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Enterprise

Hawker makes good money from recycled plastic waste

Francis Mureithi at his yard in Karatina town,
Francis Mureithi at his yard in Karatina town, Nyeri County. PHOTO | JOSEPH KANYI 

As the country forges towards doing away with plastic pollution, Francis Muriithi is steps ahead in the plastic recycling business.

Starting off as a hawker in Karatina town Nyeri County 12 years ago, Mr Muriithi has turned collecting trash into a fortune.

“We came together as a team to clean up the town by collecting garbage for a little fee but did not live up the task as some members left,” said Mr Muriithi.

Once his teammates left, Mr Muriithi started collecting garbage with zeal including scrap metals. “I used to deliver scrap metals to dealers within town but I realised that there were lots of plastic bottles in the trash. I seized the opportunity and created my own path of success,” he told Enterprise.

Mr Muriithi, an employer of four people, is currently the sole plastic collector in Karatina town.

He buys a kilogramme of the waste at Sh10 and sells them in Nairobi.

“After the initial stockpile I thought if there was a market for scrap metal there must be one for plastics hence the decision to travel to Nairobi. It bore fruits and I have not looked back since then,” he said. He earns about Sh5,000 from a tonne of the waste while a tonne of bones fetches Sh12,000. The most lucrative waste however is scrap metals which earn him between Sh20,000 and Sh30,000 per tonne, with a lorry carrying 12 tonnes. All he needs to recycle the waste are fire, some chemicals, sand and a mould.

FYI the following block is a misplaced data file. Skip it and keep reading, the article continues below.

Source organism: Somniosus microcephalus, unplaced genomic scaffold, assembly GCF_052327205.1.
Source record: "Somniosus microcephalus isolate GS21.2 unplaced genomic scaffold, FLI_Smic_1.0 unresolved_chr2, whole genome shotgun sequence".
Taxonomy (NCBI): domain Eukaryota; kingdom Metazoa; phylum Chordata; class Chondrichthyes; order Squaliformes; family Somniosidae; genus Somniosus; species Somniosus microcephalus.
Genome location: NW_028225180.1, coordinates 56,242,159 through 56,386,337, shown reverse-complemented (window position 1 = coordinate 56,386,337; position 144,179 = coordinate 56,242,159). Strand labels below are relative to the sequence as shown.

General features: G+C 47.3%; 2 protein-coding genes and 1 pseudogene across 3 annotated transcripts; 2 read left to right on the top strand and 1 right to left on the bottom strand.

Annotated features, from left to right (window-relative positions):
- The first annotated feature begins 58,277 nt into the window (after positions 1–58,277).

“I usually light a wood fire and melt the plastics in a large metal drum, add some sand and metal salts, then pour the boiling liquid into the mould. I then leave it to dry for about three days,” explained Mr Muriithi.

He said that he can make up to 500 ventilation blocks from the waste which he distributes to hardware shops.

Mr Mureithi has faced a myriad of challenges trying to market his products as many people do not believe in plastic ventilation blocks.

He said he had to convince potential buyers of the advantages of using materials made from plastic.

“They did not trust my blocks because they were competing against a commodity that has been used for eons, but they have now started trusting my invention because almost every hardware in Karatina is stocking the blocks,” he said.

The advantage of using plastic ventilation blocks is that they do not crack or flake like cement blocks.

He also makes poles from plastic and sells each at Sh600.

“I intend to diversify my business to produce more items hence the need to invest in moulds,” he said.

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